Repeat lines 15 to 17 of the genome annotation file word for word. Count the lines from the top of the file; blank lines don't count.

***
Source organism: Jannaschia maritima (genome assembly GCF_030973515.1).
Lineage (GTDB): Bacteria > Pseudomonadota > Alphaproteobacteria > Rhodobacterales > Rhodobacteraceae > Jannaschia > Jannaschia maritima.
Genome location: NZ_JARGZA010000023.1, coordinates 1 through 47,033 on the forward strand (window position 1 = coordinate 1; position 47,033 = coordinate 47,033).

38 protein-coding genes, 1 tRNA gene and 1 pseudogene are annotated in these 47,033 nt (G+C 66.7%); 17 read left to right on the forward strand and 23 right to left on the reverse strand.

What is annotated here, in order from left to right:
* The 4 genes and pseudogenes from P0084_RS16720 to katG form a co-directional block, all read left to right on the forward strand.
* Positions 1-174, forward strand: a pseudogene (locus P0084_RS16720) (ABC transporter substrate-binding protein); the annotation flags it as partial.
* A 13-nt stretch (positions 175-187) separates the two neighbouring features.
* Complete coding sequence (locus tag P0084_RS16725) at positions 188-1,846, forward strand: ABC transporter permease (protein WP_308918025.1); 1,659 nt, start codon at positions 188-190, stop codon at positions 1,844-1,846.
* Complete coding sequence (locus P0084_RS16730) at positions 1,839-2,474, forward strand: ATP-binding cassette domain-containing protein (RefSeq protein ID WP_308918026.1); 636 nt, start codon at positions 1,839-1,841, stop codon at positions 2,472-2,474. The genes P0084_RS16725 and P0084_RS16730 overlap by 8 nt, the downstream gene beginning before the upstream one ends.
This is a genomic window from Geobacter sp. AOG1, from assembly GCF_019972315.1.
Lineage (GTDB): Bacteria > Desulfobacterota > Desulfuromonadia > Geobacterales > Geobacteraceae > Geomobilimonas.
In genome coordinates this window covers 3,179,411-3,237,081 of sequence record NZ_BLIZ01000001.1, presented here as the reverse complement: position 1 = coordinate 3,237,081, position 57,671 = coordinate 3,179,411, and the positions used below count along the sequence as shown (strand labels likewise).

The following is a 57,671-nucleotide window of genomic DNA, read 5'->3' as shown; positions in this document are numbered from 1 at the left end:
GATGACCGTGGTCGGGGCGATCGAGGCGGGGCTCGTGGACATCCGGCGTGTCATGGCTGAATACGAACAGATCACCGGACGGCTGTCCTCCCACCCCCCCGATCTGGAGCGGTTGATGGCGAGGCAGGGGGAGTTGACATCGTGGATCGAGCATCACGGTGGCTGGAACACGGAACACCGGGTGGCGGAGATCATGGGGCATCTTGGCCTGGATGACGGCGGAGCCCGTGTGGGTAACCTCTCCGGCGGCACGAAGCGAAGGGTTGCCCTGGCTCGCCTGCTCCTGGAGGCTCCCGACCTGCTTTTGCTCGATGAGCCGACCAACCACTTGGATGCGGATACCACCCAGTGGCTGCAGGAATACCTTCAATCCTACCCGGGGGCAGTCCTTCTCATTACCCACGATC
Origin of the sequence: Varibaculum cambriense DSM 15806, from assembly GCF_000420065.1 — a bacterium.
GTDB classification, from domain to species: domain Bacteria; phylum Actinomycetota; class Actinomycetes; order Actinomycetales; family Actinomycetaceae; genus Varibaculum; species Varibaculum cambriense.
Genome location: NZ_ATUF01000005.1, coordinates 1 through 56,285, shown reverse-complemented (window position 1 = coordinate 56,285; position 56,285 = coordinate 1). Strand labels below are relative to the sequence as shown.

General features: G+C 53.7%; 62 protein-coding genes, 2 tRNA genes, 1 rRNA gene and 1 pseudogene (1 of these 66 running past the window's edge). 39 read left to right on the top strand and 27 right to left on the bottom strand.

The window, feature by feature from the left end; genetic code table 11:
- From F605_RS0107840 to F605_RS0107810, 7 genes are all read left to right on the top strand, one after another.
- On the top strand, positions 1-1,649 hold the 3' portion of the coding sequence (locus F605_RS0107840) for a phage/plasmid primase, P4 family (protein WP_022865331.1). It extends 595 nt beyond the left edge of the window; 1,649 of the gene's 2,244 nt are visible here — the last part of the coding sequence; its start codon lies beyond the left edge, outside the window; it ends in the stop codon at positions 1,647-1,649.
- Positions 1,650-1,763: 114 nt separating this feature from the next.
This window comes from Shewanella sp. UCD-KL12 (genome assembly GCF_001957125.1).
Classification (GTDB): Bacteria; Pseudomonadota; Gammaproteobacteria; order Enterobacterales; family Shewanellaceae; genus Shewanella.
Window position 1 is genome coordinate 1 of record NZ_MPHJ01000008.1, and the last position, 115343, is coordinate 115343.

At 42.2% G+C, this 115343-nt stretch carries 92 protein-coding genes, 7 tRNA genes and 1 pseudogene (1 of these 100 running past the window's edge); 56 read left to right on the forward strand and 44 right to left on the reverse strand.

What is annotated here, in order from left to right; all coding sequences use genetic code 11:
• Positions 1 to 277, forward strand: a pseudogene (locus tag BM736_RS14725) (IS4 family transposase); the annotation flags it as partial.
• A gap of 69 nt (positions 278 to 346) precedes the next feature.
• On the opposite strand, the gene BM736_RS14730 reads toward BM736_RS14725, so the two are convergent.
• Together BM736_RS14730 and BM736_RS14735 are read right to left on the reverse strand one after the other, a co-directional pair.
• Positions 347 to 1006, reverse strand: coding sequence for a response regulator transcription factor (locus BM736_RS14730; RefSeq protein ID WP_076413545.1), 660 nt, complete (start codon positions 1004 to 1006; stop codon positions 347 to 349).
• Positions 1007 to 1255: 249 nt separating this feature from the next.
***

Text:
GATGACCGTGGTCGGGGCGATCGAGGCGGGGCTCGTGGACATCCGGCGTGTCATGGCTGAATACGAACAGATCACCGGACGGCTGTCCTCCCACCCCCCCGATCTGGAGCGGTTGATGGCGAGGCAGGGGGAGTTGACATCGTGGATCGAGCATCACGGTGGCTGGAACACGGAACACCGGGTGGCGGAGATCATGGGGCATCTTGGCCTGGATGACGGCGGAGCCCGTGTGGGTAACCTCTCCGGCGGCACGAAGCGAAGGGTTGCCCTGGCTCGCCTGCTCCTGGAGGCTCCCGACCTGCTTTTGCTCGATGAGCCGACCAACCACTTGGATGCGGATACCACCCAGTGGCTGCAGGAATACCTTCAATCCTACCCGGGGGCAGTCCTTCTCATTACCCACGATC
Origin of the sequence: Varibaculum cambriense DSM 15806, from assembly GCF_000420065.1 — a bacterium.
GTDB classification, from domain to species: domain Bacteria; phylum Actinomycetota; class Actinomycetes; order Actinomycetales; family Actinomycetaceae; genus Varibaculum; species Varibaculum cambriense.